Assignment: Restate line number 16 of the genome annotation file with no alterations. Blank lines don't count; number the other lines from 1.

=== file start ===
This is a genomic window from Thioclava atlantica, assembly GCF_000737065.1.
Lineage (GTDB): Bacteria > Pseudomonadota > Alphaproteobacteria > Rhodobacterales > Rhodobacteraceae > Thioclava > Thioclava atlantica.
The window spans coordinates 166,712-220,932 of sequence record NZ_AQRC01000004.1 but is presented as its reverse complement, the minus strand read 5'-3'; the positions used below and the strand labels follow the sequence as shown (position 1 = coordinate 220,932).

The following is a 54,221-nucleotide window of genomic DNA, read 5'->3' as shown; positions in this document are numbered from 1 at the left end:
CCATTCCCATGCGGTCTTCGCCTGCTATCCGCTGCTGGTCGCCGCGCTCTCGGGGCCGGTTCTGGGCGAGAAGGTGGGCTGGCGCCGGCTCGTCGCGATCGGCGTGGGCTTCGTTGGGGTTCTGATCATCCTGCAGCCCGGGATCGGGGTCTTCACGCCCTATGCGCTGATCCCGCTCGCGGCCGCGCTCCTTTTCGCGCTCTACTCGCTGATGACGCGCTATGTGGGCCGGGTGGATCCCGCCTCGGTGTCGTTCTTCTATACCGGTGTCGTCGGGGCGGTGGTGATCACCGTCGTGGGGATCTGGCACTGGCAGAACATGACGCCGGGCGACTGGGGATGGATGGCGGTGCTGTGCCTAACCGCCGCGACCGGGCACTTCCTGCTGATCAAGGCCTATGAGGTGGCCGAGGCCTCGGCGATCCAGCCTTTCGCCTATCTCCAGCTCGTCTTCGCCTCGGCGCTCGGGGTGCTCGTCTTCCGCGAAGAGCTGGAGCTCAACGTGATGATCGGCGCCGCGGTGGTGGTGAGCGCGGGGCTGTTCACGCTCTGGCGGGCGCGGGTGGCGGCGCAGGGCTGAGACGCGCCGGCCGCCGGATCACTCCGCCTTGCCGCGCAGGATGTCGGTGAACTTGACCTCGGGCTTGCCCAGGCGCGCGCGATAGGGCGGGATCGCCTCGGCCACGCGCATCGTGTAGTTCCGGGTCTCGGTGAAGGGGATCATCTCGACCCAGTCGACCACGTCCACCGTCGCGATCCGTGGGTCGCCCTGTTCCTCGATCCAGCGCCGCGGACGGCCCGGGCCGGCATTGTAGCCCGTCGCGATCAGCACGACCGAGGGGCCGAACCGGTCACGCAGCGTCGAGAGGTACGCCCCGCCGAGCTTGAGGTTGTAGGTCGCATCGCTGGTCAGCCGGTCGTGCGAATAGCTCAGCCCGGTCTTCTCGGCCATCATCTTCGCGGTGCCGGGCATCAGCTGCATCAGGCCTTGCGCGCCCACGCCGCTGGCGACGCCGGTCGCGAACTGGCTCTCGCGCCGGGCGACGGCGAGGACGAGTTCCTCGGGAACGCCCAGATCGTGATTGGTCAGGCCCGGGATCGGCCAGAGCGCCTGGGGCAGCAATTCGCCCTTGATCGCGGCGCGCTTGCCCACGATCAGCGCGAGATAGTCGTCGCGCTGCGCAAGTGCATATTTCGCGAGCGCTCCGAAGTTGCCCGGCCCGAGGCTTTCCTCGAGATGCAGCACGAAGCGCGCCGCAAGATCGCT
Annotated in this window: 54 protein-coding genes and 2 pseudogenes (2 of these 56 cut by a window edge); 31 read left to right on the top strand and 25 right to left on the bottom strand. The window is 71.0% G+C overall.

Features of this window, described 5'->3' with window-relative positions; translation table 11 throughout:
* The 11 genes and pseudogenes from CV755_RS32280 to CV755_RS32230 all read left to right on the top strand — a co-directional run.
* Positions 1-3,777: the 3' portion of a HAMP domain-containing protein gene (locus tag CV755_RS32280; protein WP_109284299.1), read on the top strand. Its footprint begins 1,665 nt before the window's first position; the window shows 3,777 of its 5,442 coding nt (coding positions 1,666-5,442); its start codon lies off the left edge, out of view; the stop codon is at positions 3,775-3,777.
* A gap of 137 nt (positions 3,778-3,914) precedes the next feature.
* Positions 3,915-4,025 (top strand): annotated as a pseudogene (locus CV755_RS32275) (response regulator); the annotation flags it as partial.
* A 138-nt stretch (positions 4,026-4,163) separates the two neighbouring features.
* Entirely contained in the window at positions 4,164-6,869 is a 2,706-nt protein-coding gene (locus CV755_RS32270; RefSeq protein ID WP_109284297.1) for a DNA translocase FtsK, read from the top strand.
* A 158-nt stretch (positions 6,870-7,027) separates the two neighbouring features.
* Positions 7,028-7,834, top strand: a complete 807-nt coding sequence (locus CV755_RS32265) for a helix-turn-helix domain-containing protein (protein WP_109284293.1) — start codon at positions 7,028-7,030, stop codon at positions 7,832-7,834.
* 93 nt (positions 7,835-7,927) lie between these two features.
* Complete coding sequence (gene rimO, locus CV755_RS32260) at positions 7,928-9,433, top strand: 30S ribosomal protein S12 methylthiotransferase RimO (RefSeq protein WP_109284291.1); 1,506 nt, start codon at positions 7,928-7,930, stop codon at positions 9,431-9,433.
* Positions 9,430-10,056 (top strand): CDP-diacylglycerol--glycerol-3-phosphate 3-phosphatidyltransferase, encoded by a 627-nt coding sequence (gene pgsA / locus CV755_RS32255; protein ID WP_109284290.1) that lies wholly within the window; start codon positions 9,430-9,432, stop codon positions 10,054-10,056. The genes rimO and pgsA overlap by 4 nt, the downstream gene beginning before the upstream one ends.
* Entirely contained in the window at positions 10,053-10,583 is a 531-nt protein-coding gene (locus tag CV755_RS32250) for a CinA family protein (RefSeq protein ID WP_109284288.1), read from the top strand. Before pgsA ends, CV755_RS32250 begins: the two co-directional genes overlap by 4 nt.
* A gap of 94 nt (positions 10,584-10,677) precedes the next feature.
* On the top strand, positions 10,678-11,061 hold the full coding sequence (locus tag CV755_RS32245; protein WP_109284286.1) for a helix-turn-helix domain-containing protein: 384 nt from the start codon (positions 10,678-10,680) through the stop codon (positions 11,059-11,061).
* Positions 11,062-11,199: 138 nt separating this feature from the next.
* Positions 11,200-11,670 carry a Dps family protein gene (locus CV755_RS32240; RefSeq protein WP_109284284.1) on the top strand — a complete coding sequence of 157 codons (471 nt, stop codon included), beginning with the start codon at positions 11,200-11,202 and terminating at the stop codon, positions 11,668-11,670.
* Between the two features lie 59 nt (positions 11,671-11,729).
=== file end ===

* 93 nt (positions 7,835-7,927) lie between these two features.